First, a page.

Mathematics Stack Exchange is a question and answer site for people studying math at any level and professionals in related fields. It's 100% free, no registration required.

Sign up
Here's how it works:
  1. Anybody can ask a question
  2. Anybody can answer
  3. The best answers are voted up and rise to the top

I have the Following Proof By Induction Question:

$$ (1)(2) + (2)(3) + (3)(4) + \cdots+ (n) (n+1) = \frac{(n)(n+1)(n+2)}{3} $$

Can Anybody Tell Me What I'm Missing.

This is where I've Gone So Far.

Show Truth for N = 1

LHS = (1) (2) = 2

RHS = $$ \frac{(1)(1+1)(1+2)}{3} $$

Which is Equal to 2

Assume N = K

$$ (1)(2) + (2)(3) + (3)(4) + \cdots+ (k) (k+1) = \frac{(k)(k+1)(k+2)}{3} $$

Proof that the equation is true for N = K + 1

$$ (1)(2) + (2)(3) + (3)(4) + \cdots+ (k) (k+1) + (k+1) (k + 2)$$

Which is Equal To: $$ \frac{(k)(k+1)(k+2)}{3} + (k+1) (k + 2)$$

This is where I've went so far

If I did the calculation right the Answer should be


share|cite|improve this question
Factor $(k+1)(k+2)$ out from the expression after "Which is equal to". – David Mitra Feb 2 '13 at 13:11
Note, if you wanted to subvert the problem stated, you could perform induction separately on $\sum n^2$ and $\sum n$. – half-integer fan Feb 2 '13 at 13:20
I don't understand, @Andrew: you asked a very, very similar questions some hours ago and you had exactly the same algebraic problem as you have here (non-factoring when possible)...are you really making an efforto to learn?! – DonAntonio Feb 2 '13 at 16:25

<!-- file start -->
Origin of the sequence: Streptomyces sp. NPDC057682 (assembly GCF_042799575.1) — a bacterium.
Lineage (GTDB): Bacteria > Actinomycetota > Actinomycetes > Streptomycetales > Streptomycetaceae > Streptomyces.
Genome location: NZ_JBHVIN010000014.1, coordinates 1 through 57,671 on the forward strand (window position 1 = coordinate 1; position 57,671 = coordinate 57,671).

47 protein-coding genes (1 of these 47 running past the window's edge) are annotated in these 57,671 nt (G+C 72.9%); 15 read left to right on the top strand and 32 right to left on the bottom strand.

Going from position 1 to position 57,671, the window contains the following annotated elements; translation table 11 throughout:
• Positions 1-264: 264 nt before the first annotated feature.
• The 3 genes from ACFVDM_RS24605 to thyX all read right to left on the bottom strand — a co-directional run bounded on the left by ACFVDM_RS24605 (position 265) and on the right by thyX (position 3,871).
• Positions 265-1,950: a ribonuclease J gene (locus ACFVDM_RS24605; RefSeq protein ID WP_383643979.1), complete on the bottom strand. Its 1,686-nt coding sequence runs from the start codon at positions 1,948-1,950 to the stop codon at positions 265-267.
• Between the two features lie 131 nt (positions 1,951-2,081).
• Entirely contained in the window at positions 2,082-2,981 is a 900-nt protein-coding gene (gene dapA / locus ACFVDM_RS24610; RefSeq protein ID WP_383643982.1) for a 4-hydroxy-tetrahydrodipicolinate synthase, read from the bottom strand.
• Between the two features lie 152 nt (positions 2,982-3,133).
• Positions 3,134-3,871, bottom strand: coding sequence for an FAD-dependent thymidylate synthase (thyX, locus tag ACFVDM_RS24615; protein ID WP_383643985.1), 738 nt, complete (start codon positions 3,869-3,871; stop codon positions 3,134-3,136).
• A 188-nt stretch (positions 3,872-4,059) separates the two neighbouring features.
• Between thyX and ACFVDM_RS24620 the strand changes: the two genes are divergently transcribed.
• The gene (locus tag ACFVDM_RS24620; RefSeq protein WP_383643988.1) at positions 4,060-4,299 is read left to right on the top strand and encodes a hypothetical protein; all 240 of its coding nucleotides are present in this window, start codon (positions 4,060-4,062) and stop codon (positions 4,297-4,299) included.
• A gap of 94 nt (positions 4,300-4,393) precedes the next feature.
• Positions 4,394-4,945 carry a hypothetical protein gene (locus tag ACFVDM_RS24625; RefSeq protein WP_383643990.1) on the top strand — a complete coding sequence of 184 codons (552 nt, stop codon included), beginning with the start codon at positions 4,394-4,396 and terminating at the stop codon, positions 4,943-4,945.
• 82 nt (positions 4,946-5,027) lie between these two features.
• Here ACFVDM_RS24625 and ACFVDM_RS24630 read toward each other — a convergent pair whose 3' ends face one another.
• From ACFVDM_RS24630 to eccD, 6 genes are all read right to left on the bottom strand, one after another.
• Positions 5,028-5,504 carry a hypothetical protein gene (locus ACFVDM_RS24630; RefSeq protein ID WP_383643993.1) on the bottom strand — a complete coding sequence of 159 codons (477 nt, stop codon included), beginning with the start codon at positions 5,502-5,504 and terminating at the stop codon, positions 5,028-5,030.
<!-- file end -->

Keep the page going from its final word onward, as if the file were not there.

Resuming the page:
@Andrew : Please. Don't promiscuously interchage lower-case $n$ with capital $N$, nor lower-case $k$ with capital $K$, as if they were the same thing. Mathematical notation is case-sensitive. To anyone reading what you write who knows standard conventions it will look as if you can't spell. – Michael Hardy Feb 2 '13 at 16:54
up vote 3 down vote accepted

Your proof is fine, but you should show clearly how you got to the last expression.






You should also word your proof clearly. For example, you can say "Let $P(n)$ be the statement ... $P(1)$ is true ... Assume $P(k)$ is true for some positive integer $k$ ... then $P(k+1)$ is true ... hence $P(n)$ is true for all positive integers $n$".

share|cite|improve this answer
I know That the Final answer is $$\frac{(k+1)(k+2)(k+3)}{3}$$ by adding a k + 1 to every unknown from the Step 2 Which is _Assume N = K_$$\frac{(k)(k+1)(k+2)}{3}$$ – Andrew Feb 2 '13 at 13:19
Thanks for the Quick Edit, I only have one more question, What I'm Not understanding is how $$\frac{k(k+1)(k+2)}{3}$$ was changed to $$\frac{k}{3}+1$$ – Andrew Feb 2 '13 at 13:26

Your Answer


By posting your answer, you agree to the privacy policy and terms of service.

Not the answer you're looking for? Browse other questions tagged or ask your own question.